“There was the most need in audio because a high-quality solution did not exist at the time (when we were deciding on an application), although it was a gamble since portable MP3 players were not that popular in 2003. But it was the right bet because of the success of the iPod in 2004 and 2005,” says Mr. Gun. “And we wanted to build a lot of barriers of entry at the same time to make it difficult for competitors to catch up, so beyond the low-power aspect we needed to build wireless link management and interference management protocols; it was a big challenge for the technology.”
But what do analysts think of Kleer’s chances in a market dominated by other wireless standards, whether they are high quality or not?
“Kleer certainly has an innovative technology, but the question is how it’s going to go to market,” says Jon Erensen, Gartner senior research analyst for consumer electronics and semiconductors.
Mr. Erensen says Kleer can either try to push its proprietary wireless technology straight onto the market – bringing it directly into competition with companies which already have a high adoption rate – or to take what’s different about its product and apply it to its competitors’ products.
“Kleer could run into push-back from vendors that say Bluetooth is enough (for the applications Kleer is interested in) and that they need clear demand for its higher-quality products in order to invest in it,” says Mr. Erensen. “A couple of these technologies don’t do (audio) as well as Kleer but they do do them, nonetheless; Bluetooth and wireless local area network products are capable of it.”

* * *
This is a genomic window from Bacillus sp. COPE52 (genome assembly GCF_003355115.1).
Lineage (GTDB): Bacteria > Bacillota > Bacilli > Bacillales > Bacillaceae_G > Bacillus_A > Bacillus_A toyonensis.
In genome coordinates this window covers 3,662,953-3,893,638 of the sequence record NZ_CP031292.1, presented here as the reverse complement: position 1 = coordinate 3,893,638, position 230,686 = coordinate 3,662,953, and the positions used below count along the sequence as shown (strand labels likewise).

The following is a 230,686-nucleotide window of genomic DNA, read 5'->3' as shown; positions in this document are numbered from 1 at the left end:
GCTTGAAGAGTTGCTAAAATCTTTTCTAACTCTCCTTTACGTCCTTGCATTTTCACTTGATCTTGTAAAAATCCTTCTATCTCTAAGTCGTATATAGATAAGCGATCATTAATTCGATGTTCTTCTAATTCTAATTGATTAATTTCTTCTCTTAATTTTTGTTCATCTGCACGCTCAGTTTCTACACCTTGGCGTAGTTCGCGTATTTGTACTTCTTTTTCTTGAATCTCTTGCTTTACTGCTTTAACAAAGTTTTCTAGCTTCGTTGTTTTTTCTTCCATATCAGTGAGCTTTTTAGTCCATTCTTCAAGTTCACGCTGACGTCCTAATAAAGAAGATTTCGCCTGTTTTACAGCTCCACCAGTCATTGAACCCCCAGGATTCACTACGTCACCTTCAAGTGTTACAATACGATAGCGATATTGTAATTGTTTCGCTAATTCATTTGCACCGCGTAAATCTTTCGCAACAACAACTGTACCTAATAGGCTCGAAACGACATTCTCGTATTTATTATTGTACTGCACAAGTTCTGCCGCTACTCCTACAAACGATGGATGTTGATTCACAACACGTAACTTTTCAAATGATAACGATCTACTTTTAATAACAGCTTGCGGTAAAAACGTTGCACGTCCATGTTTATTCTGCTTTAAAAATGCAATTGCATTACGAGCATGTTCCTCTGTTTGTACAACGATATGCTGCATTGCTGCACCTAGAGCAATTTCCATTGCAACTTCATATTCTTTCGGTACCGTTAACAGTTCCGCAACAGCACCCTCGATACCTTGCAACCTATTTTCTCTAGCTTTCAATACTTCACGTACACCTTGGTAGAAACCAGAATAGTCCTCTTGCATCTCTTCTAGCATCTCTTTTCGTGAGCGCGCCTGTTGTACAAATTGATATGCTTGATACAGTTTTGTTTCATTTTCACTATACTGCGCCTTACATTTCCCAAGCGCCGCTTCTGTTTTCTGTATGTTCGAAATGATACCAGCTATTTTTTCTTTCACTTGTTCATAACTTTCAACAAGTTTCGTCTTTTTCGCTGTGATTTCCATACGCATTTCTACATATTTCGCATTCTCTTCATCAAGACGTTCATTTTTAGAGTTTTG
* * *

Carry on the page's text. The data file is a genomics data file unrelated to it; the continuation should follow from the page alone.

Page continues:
As such, the best approach to take might be for Kleer to work with its competitors rather than struggle to push the differentiation of its product to increase its margins.
Greg Quirk, technical marketing manager for Semiconductor Insights, says smaller companies like Kleer could also run into problems with economies of scale and patents.
Mr. Quirk says Semiconductor Insights hasn’t looked specifically at Kleer, but used the example of semiconductor maker PortalPlayer whose product was replaced by Samsung in the iPod Nano because its smaller portfolio meant it couldn’t offer as many options and price breaks to Apple Inc.
“Also, the problem of patents is key because bigger firms can analyze what’s going on with the market to get around patent claims, while smaller companies are more focused on the technology and may have no time to deal with litigation,” Mr. Quirk says.
Nonetheless, Mr. Gun says the company has high ambitions about where it’s going to take its technology, as he calls the product “fairly fundamental technology” with multiple applications in multiple markets.
Kleer has plans to expand the usage of its product in video, data and voice applications and is currently working on increasing its sales presence in Asia and Europe, Mr. Gun says. As well, the company is looking into listing on the Nasdaq, although discussions on going public are still in the very early stages.
“Our (technology) offerings are starting to change to reflect our eventual move to becoming a multimedia-streaming company, and we believe we have a strong technology to leverage across multiple markets,” he adds. “We’re all sort of bullish about the company and think there’s enough of a basis to go public, but we’re still just building our revenue base and building our internal processes to support an independent company.”